States, Localities Vote on Immigration When Feds Won’t
Lawmakers across the country at state and local levels are feeling the pressure to make a decision regarding immigration laws. While Washington continues to talk about the issue, others around the country are taking action.
By Chaille Brindley
Date Posted: 11/1/2006
Lawmakers across the country at state and local levels are feeling the pressure to make a decision regarding immigration laws. While
The local government in
Activists around the country have opposed this and other legislation because they are worried about the outcome.
The Georgia General Assembly just passed strict immigration laws during its latest legislative session in an effort to mitigate federal indecision. Farmers who are reliant upon migrant labor are reluctant to support the new Georgia Security and Immigration Compliance Act (GSICA), afraid that even legal workers may fear repercussions and move to neighboring states.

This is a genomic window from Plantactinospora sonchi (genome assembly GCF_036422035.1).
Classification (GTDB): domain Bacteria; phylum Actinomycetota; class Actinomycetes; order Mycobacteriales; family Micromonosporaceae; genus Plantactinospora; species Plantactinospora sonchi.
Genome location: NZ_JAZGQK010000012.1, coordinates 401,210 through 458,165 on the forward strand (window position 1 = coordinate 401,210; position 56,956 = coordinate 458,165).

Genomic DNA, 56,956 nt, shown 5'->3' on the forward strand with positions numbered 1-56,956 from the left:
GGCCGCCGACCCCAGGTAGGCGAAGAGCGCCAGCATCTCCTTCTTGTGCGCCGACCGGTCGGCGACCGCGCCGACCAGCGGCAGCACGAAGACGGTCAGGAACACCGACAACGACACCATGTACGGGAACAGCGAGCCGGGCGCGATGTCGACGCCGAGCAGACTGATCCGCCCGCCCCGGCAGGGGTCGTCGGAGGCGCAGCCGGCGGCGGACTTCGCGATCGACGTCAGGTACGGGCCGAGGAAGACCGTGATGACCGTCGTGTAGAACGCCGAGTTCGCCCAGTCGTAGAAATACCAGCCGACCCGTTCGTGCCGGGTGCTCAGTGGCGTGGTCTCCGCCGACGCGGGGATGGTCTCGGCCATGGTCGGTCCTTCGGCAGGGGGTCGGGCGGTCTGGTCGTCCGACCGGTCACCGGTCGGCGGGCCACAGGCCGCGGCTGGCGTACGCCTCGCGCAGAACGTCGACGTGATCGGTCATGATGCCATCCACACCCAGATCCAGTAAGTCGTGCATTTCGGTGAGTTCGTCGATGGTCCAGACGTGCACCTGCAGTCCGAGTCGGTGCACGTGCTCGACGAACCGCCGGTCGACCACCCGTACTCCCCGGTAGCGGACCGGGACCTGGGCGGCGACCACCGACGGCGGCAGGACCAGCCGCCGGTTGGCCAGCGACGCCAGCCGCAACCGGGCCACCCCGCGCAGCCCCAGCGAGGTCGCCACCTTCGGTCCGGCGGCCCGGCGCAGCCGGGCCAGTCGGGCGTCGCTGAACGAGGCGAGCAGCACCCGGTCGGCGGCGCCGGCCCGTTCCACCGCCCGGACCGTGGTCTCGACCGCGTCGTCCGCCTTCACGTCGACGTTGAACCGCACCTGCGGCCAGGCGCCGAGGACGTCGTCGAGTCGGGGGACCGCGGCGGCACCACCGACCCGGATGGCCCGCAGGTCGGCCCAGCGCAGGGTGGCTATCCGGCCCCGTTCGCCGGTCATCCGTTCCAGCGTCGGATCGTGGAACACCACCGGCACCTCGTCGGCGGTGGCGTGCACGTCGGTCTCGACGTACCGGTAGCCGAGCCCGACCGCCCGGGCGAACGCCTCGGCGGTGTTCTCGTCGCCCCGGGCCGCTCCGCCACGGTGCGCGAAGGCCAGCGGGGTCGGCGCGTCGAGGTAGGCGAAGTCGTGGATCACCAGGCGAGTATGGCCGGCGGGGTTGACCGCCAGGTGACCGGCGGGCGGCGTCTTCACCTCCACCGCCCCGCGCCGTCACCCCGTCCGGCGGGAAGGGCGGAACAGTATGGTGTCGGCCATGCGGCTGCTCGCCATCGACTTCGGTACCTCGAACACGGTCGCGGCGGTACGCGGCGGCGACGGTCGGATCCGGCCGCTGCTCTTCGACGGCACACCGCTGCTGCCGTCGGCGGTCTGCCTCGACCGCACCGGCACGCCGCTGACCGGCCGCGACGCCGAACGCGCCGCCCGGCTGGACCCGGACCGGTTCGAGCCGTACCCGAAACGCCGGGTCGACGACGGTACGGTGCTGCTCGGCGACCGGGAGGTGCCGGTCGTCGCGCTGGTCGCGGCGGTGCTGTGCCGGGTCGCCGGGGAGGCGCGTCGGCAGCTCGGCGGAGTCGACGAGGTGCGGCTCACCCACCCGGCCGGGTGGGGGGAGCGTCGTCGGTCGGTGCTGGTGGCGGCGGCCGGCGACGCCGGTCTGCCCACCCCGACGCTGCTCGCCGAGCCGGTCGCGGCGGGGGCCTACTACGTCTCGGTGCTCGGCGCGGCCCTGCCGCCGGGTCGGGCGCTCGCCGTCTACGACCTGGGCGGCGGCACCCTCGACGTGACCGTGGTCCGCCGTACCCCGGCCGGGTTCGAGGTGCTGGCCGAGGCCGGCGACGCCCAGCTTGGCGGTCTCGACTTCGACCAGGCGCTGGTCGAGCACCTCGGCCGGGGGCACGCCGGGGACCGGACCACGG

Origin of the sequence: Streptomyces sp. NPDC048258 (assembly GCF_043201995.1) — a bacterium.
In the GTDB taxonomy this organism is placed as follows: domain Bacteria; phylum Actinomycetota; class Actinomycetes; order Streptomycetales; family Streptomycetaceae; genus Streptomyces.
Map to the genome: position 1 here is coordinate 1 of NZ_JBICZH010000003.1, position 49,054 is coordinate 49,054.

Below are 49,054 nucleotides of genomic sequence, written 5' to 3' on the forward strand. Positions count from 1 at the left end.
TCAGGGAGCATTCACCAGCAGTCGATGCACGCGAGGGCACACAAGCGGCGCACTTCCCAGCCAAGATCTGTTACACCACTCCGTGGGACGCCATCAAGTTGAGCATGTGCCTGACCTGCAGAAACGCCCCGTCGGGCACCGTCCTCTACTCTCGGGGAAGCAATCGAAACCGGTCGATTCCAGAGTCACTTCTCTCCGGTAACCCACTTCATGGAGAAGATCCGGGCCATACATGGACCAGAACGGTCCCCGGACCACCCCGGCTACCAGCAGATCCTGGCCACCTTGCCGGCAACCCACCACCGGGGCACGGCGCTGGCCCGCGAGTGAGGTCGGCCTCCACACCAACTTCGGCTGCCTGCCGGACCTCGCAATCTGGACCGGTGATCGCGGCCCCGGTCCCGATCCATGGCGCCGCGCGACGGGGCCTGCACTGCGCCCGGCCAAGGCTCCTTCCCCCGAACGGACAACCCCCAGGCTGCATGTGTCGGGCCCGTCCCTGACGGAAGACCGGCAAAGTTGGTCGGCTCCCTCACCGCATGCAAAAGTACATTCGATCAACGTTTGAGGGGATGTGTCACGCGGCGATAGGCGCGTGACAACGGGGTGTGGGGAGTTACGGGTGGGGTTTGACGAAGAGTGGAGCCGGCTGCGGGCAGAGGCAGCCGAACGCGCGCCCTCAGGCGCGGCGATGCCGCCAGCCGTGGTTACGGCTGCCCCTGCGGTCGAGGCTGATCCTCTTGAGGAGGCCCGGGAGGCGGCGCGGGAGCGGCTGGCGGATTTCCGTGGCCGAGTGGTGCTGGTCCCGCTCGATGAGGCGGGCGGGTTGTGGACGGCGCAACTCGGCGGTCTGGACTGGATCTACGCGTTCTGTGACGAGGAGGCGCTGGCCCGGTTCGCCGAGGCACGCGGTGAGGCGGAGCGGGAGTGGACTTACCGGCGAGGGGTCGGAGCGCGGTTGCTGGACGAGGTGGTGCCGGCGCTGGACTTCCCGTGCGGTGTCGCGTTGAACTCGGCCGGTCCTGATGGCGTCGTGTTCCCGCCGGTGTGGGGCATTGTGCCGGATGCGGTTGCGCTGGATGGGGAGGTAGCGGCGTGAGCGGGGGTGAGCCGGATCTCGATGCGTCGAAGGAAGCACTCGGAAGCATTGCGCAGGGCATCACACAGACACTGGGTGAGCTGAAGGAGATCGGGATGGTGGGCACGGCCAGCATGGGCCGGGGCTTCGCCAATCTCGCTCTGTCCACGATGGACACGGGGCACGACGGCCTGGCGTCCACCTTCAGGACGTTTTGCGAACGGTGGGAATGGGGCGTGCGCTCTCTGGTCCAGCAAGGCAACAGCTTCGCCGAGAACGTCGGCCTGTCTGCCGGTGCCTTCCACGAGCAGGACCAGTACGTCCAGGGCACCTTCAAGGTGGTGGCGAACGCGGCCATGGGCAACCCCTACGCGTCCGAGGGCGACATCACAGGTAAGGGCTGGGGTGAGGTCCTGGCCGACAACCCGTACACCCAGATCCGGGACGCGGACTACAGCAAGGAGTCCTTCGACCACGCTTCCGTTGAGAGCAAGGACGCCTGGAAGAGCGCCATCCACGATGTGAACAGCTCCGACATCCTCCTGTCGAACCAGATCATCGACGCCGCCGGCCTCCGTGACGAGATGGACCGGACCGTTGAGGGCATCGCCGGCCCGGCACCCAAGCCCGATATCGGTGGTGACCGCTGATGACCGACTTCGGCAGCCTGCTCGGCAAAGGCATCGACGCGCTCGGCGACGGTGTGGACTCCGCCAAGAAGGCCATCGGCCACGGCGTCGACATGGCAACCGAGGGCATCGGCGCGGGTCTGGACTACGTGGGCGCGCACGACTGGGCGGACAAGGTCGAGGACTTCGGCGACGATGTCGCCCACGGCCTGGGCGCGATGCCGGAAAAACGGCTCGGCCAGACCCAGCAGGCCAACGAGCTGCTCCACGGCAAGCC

The GSICA, which will go into effect 2007 and 2008, repeals tax breaks for employers who hire non-documented workers and increases state taxes by 6% for workers who fail to provide documentation. It also gives a timeline for statewide employer implementation of the federal BASIC pilot program for verifying legal employment and documentation status.
According to the National Conference of State Legislatures, 27 states have passed 59 new immigration laws this year alone, toughening rules on issues ranging from employment and identification to education.
Immigration laws have generally been the domain of the federal government. But local and state governments are getting in on the act because
One thing is for sure; smart companies will try to keep up with changes in the law. Check your local newspaper and find out if your city or county governments are taking action. Visit http://www.ncsl.org/programs/immig/06ImmigEnacted Legis2.htm for more information on new state immigration laws.
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